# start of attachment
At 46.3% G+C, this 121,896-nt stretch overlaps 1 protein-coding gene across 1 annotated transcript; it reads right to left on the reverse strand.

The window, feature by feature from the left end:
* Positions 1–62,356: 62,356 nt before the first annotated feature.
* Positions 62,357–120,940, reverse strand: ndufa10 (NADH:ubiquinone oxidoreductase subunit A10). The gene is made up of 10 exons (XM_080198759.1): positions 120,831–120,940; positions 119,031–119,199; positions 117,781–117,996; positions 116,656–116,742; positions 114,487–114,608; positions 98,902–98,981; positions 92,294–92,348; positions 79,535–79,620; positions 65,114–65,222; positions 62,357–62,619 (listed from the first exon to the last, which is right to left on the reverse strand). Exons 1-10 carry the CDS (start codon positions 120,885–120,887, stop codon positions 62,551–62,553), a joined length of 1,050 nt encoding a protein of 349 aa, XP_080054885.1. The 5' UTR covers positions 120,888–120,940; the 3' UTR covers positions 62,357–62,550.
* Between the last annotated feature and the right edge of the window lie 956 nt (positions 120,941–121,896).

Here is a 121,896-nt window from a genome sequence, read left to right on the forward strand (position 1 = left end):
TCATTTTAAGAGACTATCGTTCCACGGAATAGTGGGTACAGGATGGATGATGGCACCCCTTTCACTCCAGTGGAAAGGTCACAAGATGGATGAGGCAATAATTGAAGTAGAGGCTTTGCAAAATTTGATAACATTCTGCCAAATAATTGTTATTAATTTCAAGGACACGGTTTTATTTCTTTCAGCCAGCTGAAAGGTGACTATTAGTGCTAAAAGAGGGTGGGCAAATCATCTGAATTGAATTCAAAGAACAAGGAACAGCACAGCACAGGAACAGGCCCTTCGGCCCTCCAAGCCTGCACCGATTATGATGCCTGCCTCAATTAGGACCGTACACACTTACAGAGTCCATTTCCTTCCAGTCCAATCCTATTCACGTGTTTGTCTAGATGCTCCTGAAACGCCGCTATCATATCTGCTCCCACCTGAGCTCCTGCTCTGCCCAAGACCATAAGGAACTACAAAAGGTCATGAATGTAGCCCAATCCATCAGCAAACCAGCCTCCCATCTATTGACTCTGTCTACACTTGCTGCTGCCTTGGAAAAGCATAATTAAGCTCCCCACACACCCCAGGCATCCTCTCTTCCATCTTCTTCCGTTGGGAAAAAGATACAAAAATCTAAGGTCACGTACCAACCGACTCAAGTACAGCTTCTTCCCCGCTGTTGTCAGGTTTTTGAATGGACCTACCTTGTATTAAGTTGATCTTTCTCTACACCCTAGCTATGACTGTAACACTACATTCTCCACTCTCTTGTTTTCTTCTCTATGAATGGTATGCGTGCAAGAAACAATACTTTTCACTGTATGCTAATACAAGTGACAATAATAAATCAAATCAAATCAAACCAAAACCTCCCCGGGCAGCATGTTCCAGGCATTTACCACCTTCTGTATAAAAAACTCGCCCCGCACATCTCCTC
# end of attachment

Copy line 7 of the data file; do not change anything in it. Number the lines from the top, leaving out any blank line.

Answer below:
TCATTTTAAGAGACTATCGTTCCACGGAATAGTGGGTACAGGATGGATGATGGCACCCCTTTCACTCCAGTGGAAAGGTCACAAGATGGATGAGGCAATAATTGAAGTAGAGGCTTTGCAAAATTTGATAACATTCTGCCAAATAATTGTTATTAATTTCAAGGACACGGTTTTATTTCTTTCAGCCAGCTGAAAGGTGACTATTAGTGCTAAAAGAGGGTGGGCAAATCATCTGAATTGAATTCAAAGAACAAGGAACAGCACAGCACAGGAACAGGCCCTTCGGCCCTCCAAGCCTGCACCGATTATGATGCCTGCCTCAATTAGGACCGTACACACTTACAGAGTCCATTTCCTTCCAGTCCAATCCTATTCACGTGTTTGTCTAGATGCTCCTGAAACGCCGCTATCATATCTGCTCCCACCTGAGCTCCTGCTCTGCCCAAGACCATAAGGAACTACAAAAGGTCATGAATGTAGCCCAATCCATCAGCAAACCAGCCTCCCATCTATTGACTCTGTCTACACTTGCTGCTGCCTTGGAAAAGCATAATTAAGCTCCCCACACACCCCAGGCATCCTCTCTTCCATCTTCTTCCGTTGGGAAAAAGATACAAAAATCTAAGGTCACGTACCAACCGACTCAAGTACAGCTTCTTCCCCGCTGTTGTCAGGTTTTTGAATGGACCTACCTTGTATTAAGTTGATCTTTCTCTACACCCTAGCTATGACTGTAACACTACATTCTCCACTCTCTTGTTTTCTTCTCTATGAATGGTATGCGTGCAAGAAACAATACTTTTCACTGTATGCTAATACAAGTGACAATAATAAATCAAATCAAATCAAACCAAAACCTCCCCGGGCAGCATGTTCCAGGCATTTACCACCTTCTGTATAAAAAACTCGCCCCGCACATCTCCTC